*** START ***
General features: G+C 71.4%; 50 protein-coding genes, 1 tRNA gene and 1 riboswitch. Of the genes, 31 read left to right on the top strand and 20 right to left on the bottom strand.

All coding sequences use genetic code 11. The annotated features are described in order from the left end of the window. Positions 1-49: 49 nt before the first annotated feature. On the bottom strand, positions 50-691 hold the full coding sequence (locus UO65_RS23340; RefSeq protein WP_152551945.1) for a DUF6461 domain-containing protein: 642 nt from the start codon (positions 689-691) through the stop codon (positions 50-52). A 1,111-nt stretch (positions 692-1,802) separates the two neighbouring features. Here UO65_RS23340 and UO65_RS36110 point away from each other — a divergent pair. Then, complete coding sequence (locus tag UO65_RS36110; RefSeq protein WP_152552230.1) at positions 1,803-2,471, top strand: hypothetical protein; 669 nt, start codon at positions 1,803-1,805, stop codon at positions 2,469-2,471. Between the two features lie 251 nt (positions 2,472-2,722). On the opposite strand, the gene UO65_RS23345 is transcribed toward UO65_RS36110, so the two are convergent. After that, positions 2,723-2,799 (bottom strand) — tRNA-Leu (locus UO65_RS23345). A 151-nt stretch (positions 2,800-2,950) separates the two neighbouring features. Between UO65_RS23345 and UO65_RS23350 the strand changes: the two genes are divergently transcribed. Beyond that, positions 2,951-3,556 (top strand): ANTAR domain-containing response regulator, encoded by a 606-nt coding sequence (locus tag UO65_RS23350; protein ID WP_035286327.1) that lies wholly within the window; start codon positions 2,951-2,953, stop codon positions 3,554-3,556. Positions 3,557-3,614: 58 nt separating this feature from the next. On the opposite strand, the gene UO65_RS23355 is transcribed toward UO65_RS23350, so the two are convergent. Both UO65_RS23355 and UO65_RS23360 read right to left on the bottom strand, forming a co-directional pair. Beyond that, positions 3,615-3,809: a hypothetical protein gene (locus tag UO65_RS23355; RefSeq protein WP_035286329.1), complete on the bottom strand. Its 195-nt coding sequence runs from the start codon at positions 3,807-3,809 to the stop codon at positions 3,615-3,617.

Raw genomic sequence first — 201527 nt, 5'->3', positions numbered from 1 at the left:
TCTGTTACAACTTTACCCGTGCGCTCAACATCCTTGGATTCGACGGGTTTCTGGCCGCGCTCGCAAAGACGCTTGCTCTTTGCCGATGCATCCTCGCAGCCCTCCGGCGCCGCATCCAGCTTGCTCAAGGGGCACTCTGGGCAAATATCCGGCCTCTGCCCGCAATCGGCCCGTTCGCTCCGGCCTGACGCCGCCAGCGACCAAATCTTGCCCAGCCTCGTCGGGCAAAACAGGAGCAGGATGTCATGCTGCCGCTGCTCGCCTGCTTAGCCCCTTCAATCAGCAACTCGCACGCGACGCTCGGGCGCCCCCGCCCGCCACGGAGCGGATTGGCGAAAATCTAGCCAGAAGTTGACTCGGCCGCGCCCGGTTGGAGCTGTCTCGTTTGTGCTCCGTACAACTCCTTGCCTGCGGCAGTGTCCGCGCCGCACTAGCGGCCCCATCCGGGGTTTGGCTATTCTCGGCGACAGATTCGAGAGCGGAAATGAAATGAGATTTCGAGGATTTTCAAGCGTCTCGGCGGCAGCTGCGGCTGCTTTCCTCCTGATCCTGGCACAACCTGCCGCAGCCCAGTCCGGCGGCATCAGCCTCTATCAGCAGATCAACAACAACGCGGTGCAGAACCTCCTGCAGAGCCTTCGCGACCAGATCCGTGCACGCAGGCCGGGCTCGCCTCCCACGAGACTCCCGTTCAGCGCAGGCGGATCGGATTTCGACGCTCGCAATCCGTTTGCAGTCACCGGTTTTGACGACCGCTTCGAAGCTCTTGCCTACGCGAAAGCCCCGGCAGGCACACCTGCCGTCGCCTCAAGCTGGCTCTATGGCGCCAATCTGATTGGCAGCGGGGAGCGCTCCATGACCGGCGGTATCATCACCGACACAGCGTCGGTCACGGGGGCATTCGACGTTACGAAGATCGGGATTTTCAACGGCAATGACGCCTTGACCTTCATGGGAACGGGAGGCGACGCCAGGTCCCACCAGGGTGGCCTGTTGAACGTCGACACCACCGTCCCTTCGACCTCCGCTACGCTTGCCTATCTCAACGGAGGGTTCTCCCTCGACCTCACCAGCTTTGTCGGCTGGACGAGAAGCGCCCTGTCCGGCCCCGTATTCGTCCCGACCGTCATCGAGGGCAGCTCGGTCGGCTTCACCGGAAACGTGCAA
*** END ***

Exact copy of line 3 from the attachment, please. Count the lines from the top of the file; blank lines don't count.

Raw genomic sequence first — 201527 nt, 5'->3', positions numbered from 1 at the left: